P&K softened on the week.
- DAP $88.27 below year-ago pricing -- lower 27 cents/st on the week to $484.36/st.
- MAP $94.82 below year-ago -- lower $1.68/st this week to $498.22/st.
- Potash $125.29 below year-ago -- lower $2.76/st this week to $363.14/st.
- The average cash corn price figured in to P&K this week is $3.44 1/2.
- The national average corn basis slipped 2 3/4 cents from last week to 1/2 cent below May futures. The national average cash corn price declined just 1 cent from last week to $3.69. Basis is softer than the three-year average, which is 8 cents above futures for this week.
We are making no change to our short-term outlook for P&K -- slightly weaker into spring applications with demand fundamentals threatening to urge phosphate higher once farmers show up to book. Weakness in the Russian ruble and expanded production capacity in China and Morocco are leading phosphate producers in those nations to increase production, leaving North American producers in the dust in the fight for global marketshare. Russian phosphate producer PhosAgro reports, despite lower phosphate demand and prices, they are currently operating at a profit due to weakness in the Russian ruble.
That may seem counterintuitive as the ruble continues to soften against the U.S. dollar, and global fertilizer trade is done in U.S. dollars. But producing phosphate is a complicated process which involves several different feedstocks. Countries like Russia that can mine their own phosphate rock, produce their own ammonia and manufacture highly volatile sulfur are in a low cost environment. This favors profitable marketing of finished phosphate products like DAP and MAP as they offer up cheaply produced, ruble based product on the global market in the much stronger U.S. currency.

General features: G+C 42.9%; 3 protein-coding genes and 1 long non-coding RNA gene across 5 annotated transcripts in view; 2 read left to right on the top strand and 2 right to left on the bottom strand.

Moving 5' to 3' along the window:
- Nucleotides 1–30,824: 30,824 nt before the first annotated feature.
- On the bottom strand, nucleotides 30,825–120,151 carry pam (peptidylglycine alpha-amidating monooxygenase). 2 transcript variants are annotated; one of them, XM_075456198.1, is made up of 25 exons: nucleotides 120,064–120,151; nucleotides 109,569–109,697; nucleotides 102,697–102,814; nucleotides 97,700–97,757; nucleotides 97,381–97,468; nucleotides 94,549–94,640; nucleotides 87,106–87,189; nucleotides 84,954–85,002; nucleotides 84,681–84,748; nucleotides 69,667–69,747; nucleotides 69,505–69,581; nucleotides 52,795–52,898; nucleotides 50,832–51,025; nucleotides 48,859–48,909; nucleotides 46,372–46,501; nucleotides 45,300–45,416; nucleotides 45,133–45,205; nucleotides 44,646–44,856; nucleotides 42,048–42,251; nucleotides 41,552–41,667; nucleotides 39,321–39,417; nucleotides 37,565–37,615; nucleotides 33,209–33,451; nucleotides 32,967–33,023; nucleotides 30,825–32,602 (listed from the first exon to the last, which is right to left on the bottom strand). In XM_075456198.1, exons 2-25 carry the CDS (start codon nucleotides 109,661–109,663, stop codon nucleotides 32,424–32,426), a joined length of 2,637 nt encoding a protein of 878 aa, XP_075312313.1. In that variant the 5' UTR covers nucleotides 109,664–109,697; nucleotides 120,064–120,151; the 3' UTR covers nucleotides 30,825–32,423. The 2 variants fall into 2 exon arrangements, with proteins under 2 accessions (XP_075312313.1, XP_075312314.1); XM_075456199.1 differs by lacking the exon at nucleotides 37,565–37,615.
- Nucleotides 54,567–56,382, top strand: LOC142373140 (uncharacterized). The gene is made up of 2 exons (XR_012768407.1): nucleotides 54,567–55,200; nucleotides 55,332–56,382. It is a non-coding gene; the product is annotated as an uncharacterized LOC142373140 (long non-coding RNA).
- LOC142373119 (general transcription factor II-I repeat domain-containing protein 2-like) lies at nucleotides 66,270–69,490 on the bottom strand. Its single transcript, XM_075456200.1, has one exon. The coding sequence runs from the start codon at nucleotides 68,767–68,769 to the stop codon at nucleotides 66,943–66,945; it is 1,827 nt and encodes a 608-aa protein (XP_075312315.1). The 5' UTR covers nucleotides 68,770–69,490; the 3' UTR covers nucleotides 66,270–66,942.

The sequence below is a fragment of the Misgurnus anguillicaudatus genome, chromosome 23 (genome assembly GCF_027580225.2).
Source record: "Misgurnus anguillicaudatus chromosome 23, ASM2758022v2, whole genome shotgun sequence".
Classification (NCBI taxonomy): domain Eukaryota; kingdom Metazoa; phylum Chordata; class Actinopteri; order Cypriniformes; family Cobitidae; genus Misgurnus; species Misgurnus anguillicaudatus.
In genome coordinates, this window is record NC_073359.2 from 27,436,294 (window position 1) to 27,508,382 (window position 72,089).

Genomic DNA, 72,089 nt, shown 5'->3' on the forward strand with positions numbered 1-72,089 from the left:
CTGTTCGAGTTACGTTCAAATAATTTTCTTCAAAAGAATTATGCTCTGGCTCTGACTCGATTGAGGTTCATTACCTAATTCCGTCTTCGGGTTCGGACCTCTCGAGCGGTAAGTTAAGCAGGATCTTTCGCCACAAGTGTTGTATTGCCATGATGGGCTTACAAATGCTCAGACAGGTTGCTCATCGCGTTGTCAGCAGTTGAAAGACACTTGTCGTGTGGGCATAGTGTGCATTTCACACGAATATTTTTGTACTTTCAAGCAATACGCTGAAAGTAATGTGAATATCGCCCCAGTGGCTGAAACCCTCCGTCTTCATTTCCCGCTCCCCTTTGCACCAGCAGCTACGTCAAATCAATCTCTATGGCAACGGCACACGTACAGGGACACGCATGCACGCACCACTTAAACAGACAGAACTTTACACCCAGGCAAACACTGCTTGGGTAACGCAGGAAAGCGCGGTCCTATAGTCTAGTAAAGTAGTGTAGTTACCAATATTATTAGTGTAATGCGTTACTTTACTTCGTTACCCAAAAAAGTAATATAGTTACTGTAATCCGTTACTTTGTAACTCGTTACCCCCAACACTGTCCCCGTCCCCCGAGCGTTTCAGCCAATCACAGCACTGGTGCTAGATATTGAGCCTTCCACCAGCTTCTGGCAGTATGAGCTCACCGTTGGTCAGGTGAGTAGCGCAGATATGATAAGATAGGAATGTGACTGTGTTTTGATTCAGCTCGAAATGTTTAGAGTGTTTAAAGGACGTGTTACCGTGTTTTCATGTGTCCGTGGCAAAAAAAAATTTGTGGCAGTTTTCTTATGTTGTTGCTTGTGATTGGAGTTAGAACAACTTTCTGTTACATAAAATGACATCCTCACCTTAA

That has raised the level of available finished phosphates in the global market dramatically over the prior year, and with demand sagging in India and Brazil, the stronger inventory position favors U.S. on-farm phosphate prices.
We have to be careful here. So far, P&K have both acted as we have expected, but in the current environment of very weak U.S. demand, prices are likely to take advantage when growers do finally book for spring applications. Longer term, the unexpected surge in offshore phosphate production will pressure phosphate prices back in-line with the rest of the fertilizer segment by fall. I have suspected this spring might be an ok time to minimize phosphate applications in favor of potash, and expect increased phosphate production in China, Morocco and Russia to pressure phosphate prices for fall applications. Suppliers will continue to rely on imported finished phosphate since North American phosphate producers are marking time, playing prevent defense in the current P&K production war.
For now, we still advise a hand-to-mouth approach on booking P&K for spring with phosphate on an as-needed basis. Nitrogen prices have firmed, so get current with our advice to cover 100% of your spring/summer N needs at current prices.
By the Pound --
The following is an updated table of P&K pricing by the pound as reported to your Inputs Monitor for the week ended March 18, 2016.
DAP is priced at 50 1/2 cents/lbP2O5; MAP at 46 3/4 cents/lbP2O5; Potash is at 30 1/4 cents/lbK2O.
P&K pricing by the pound -- 3/24/2016